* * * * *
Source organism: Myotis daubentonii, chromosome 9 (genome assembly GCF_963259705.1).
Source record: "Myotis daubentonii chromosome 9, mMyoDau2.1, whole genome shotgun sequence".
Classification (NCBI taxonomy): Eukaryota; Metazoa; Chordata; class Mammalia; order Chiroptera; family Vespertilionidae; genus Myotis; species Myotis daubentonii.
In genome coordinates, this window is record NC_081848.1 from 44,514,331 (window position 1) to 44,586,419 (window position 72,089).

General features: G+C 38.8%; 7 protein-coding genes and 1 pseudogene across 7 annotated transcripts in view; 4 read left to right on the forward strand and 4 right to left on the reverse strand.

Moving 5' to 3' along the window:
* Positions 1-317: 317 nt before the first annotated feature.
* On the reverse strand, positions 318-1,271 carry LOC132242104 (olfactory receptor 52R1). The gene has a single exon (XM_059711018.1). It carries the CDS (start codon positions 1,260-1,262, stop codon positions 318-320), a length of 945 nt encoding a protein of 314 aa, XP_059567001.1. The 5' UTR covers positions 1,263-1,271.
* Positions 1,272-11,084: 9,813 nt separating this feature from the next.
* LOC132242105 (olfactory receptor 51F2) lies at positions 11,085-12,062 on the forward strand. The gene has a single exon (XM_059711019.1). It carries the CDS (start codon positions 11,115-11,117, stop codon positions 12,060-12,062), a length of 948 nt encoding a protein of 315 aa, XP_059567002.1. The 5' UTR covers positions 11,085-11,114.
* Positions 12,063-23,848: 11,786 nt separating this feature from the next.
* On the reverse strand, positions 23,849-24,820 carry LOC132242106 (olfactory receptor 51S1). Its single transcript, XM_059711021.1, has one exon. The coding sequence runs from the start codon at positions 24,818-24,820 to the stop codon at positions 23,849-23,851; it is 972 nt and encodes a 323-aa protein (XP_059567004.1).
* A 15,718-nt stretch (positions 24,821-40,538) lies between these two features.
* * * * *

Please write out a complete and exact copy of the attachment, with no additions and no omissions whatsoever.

Source organism: Myotis daubentonii, chromosome 9 (genome assembly GCF_963259705.1).
Source record: "Myotis daubentonii chromosome 9, mMyoDau2.1, whole genome shotgun sequence".
Classification (NCBI taxonomy): Eukaryota; Metazoa; Chordata; class Mammalia; order Chiroptera; family Vespertilionidae; genus Myotis; species Myotis daubentonii.
In genome coordinates, this window is record NC_081848.1 from 44,514,331 (window position 1) to 44,586,419 (window position 72,089).

General features: G+C 38.8%; 7 protein-coding genes and 1 pseudogene across 7 annotated transcripts in view; 4 read left to right on the forward strand and 4 right to left on the reverse strand.

Moving 5' to 3' along the window:
* Positions 1-317: 317 nt before the first annotated feature.
* On the reverse strand, positions 318-1,271 carry LOC132242104 (olfactory receptor 52R1). The gene has a single exon (XM_059711018.1). It carries the CDS (start codon positions 1,260-1,262, stop codon positions 318-320), a length of 945 nt encoding a protein of 314 aa, XP_059567001.1. The 5' UTR covers positions 1,263-1,271.
* Positions 1,272-11,084: 9,813 nt separating this feature from the next.
* LOC132242105 (olfactory receptor 51F2) lies at positions 11,085-12,062 on the forward strand. The gene has a single exon (XM_059711019.1). It carries the CDS (start codon positions 11,115-11,117, stop codon positions 12,060-12,062), a length of 948 nt encoding a protein of 315 aa, XP_059567002.1. The 5' UTR covers positions 11,085-11,114.
* Positions 12,063-23,848: 11,786 nt separating this feature from the next.
* On the reverse strand, positions 23,849-24,820 carry LOC132242106 (olfactory receptor 51S1). Its single transcript, XM_059711021.1, has one exon. The coding sequence runs from the start codon at positions 24,818-24,820 to the stop codon at positions 23,849-23,851; it is 972 nt and encodes a 323-aa protein (XP_059567004.1).
* A 15,718-nt stretch (positions 24,821-40,538) lies between these two features.